Eventually, Cappon surmises, an entire group may masturbate on stage in time to the music. But while Cappon doesn’t worry about what happens on stage, he is concerned about the audience’s apathetic reaction, a passivity he attributes to a unique state of mind among the young. “We are now seeing the results of the first generation of fully passive voyeurs. These kids expect something to happen, masturbation at the very least. They’ve been watching TV for eight hours a day and they’ve seen everything: wars, immolation, assassinations, torture, almost everything except love and sex—so very little can surprise them. “But being voyeurs, they only watch. They don’t do.

“They’ll do nothing to stop whatever goes on out there on the stage. And the larger the crowd, the less likely they are to do anything. In fact, they’re conspirators—goading the entertainer, challenging him to do something outrageous.” Cappon criticises television for not doing enough to discover what effect it’s having on viewers’ minds. Young people’s especially. “Marshall McLuhan and I offered them a chance to see the direct results of what the medium does to the mind of the viewer, but they didn’t want to know about it.

“The only survey they care about is Nielsen (the audience measurement rating system). Like the computer business, they’re terrified of mass negative reaction.” Zappa, too, is sharply critical of television. “The medium has done so much harm. The people who control it are doing a great disservice to the public. How can the public be corrupted by masturbation—a natural act—when they’ve seen a completely warped view of life on TV.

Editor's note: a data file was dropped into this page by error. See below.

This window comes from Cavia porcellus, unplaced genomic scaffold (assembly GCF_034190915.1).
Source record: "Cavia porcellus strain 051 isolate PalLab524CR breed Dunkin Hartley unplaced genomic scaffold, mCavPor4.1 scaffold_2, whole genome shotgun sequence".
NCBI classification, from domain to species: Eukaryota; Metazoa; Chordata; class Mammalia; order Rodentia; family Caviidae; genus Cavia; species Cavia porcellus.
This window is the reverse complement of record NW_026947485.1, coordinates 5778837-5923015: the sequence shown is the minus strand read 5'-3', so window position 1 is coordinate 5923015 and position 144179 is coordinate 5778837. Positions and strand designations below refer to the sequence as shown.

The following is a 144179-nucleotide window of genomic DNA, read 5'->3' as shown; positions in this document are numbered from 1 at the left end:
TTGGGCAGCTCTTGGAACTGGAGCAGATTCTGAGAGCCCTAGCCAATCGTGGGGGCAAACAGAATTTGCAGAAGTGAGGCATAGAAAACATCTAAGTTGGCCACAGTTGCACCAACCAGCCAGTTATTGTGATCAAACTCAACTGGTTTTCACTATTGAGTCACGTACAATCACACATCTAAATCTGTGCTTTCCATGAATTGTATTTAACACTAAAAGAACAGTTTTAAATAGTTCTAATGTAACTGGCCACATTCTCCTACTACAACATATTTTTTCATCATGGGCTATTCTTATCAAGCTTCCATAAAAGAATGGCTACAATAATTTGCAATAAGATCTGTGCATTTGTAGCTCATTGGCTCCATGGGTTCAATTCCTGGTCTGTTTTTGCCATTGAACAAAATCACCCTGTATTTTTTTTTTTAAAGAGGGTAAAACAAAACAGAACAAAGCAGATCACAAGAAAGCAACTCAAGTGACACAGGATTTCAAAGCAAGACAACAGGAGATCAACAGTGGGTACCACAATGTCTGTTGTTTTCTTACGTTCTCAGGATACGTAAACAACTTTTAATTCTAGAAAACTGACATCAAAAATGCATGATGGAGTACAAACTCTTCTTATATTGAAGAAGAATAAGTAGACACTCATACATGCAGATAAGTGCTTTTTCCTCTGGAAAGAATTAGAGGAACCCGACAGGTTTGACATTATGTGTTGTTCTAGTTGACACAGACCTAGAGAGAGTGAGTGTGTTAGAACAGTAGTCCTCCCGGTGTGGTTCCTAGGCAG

Television is the most harmful thing I can think of right now. And it’s all premeditated. They do it on purpose. They deliberately distort life, present it as a two-part western with lots of killing and no sex. What sort of entertainment medium is that?” Cappon says that the middle aged, middle class masses are indifferent to vulgar acts because of their own life experiences and attendant guilt feelings. “That old line used by kids at their parents—’look what a mess you made of things’—has had its effect. The parents are aware of the mess—TV helped that awareness—and they feel responsible for it, rightly or wrongly.

They’re afraid to unleash a conservative backlash; they saw what happened in their own lifetimes through Hitler, Mussolini and the like. In any case, the day of righteous indignation about anything seems to be gone.” Cappon emphasizes the fact that while there is nothing new about sex, what is new is the trend to desexualization. “Sex is fast becoming just a very superficial form of art. You can watch it in movies, at the theatre, at pop concerts now. So the voyeurs keep watching, and not doing.